Friend fooling friend. Nation fooling nation. A day to shatter the trust it took 364 days to build. Today we’re taking a look at some of the best April Fools from around the world, where the prankery crosses oceans and transcends nationalities. These are the great international April Fools.
The San Serriffe Islands (London)
On April 1st 1977 the Guardian printed a travel supplement to celebrate the tenth anniversary of San Serriffe’s independence – an island nation in the Indian Ocean. Curiously, San Serriffe’s two islands of Upper Caisse and Lower Caisse make up the shape of a semicolon when viewed on the map. Attractions include the port of Garamondo, the Ampersand Quartet and the government’s Asterisk Building, along with the beautiful sweeping bay of Gill Sands to the south that culminates in the Thirty Point Peninsula.
Many readers were completely sold on this dream holiday destination. This was a time before the advent of PCs and desktop publishing, so the printer’s terms that made up the map were lost on many readers. Some readers got the joke though, and even sent letters in about their wonderful holidays in San Serriffe. Others were less amused – the Guardian also received letters of complaint from travel companies, whose eager customers refused to believe that their new perfect holiday destination didn’t actually exist.
A Cure for the Y2K bug (Singapore)
Remember the colossal panic when we approached the year 2000? That the world’s electronics and computer systems would reset to zero, and Earth would suddenly grind to a halt? It was a problem that had some of the world’s foremost computing experts biting their nails and scratching their heads – sometimes simultaneously.
Until, that is, the Singapore Straits Times reported that one 17-year-old high schooler had come up with a computer program to fix the Y2K bug in half an hour flat, while he was working on some algebra homework. On April 1st actually, so there was plenty of time to implement the new program before the impending crisis. Cue much relieved sighing and mopping of brows – until it dawned on readers that the name of the bug-fixing program, Polo Flair, was an anagram of April Fool. Back to that looming dread of the impending millennium, then…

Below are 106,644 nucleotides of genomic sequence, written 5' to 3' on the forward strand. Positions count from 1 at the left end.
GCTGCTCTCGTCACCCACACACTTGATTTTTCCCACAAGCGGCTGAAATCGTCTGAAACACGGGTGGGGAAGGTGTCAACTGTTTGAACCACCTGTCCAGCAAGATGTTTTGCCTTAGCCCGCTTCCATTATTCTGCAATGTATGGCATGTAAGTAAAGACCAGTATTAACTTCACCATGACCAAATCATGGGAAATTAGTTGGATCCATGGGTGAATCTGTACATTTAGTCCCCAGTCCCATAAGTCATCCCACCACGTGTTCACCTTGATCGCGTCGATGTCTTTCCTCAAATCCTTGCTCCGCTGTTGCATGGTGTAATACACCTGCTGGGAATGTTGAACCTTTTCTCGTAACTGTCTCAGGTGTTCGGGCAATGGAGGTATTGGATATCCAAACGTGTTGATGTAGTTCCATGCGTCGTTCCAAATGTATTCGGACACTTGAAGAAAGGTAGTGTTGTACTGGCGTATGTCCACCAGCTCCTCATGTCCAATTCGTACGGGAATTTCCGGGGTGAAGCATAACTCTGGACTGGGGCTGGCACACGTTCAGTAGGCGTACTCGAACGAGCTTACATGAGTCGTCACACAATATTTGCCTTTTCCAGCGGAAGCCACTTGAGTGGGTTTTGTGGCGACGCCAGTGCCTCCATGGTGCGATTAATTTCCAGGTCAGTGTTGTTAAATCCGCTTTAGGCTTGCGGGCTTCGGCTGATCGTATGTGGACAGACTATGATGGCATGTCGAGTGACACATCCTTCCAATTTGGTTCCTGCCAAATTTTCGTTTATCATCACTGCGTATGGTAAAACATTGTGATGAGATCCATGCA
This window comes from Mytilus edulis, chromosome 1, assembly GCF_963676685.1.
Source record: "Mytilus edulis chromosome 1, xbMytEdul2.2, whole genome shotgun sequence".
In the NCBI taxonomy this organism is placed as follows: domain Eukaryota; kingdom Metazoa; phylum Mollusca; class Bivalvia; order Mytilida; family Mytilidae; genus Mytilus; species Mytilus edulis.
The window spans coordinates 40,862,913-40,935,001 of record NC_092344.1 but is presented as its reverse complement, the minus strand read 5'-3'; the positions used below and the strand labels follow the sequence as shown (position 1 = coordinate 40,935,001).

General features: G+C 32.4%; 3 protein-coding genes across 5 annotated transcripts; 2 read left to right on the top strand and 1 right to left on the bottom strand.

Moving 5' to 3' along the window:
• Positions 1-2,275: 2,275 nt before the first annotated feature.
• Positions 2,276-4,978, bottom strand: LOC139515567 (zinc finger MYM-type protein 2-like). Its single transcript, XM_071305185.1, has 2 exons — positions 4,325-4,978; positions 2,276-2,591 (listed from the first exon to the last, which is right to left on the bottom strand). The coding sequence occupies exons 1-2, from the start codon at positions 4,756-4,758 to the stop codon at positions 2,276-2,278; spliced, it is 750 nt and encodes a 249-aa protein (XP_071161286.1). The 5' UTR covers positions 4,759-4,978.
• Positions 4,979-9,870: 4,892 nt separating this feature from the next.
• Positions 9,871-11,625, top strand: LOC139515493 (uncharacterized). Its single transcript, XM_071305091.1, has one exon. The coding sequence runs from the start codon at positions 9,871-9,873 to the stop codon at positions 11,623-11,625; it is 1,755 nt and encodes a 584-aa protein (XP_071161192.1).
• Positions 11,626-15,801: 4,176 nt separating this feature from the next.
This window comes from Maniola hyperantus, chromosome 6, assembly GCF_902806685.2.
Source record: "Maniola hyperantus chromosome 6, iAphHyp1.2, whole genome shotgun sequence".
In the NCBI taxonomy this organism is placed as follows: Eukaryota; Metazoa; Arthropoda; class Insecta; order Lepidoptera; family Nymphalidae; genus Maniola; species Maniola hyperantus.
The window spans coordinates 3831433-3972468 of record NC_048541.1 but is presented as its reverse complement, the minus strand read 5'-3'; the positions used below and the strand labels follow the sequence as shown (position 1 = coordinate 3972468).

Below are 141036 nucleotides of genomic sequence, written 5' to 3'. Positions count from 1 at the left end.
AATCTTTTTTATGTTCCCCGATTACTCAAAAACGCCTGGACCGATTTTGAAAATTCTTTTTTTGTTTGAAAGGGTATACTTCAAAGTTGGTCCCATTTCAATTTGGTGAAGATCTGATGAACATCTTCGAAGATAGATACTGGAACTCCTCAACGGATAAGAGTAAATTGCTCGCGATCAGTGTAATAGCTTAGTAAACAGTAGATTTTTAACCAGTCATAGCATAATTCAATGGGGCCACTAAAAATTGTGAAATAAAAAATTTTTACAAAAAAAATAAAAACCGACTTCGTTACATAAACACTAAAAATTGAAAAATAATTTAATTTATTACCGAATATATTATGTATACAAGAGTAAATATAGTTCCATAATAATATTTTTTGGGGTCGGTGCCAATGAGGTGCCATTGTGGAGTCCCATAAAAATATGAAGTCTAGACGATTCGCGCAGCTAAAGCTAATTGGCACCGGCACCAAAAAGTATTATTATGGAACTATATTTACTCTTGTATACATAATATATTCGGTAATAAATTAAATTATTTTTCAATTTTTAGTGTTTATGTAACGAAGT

April Fools’ origins (Boston, USA)
In 1983 Joseph Boskin, professor of history at Boston University, explained the ancient origins of April Fool’s Day in an article printed by the Associated Press. He explained that around 300 AD, a group of court jesters once told Emperor Constantine that they could do a better job of ruling the empire than him. Constantine liked the idea so much that he made one of the jesters, Kugel, king for a day. Kugel decreed that it should be a day of absurdity, and it became a popular tradition with the public every April 1st after that. It was the day of the court fool, the Fool’s Day.
Professor Boskin made the whole thing up, of course. It was only a couple of weeks later, when several different newspapers had printed the story as truth, that the penny dropped. So we can’t even trust the wise professors of the world to tell us the truth about April Fool’s Day.
Tombs, towers, penguins and lottery tickets
There have been a great many corkers all over the world to get in on the April Fool’s high jinx. The Tomb of Socrates was supposedly discovered in 1995 beneath the Acropolis, on an excavation dig for the Athens metro system. A French news agency published the story right away… and then had to issue a retraction on the article, when the Greek Ministry of Culture apologised for the prank.
The Parisien once reported that the Eiffel Tower was being dismantled and moved to a new spot at Euro Disney, much to France’s collective horror. The London Times announced in 1992 that Belgium was being divided in half based on language barriers. Japan has since gone all-out in recent years with reports of man-sized giant penguins in Tokyo’s Ueno Zoo, the issuing of lottery tickets instead of pension payments, and even government robots being built to replicate the anime character Astro Boy.
Early April is a beautiful time of the year in a lot of cruise destinations around the world, and you can give us a call free to find out more about our range of spring bookings for this year and next. But wherever you are in the world this April 1st, just make sure that your Fool-o-Meter is set all the way to ten. It’s tricksy out there.
Why not tell us your favourite April Fools ideas in the comments section below? We’d love to read them, especially since we’re all on the lookout for ideas in time for tomorrow…
Images courtesy of Guardian/Diana, Flickr; Alex Clark, Flickr; Giotto/Wikipedia; Vatican Museum/Jastrow. Feature image courtesy of MadlyInLoveWithLife, Flickr/Photopin.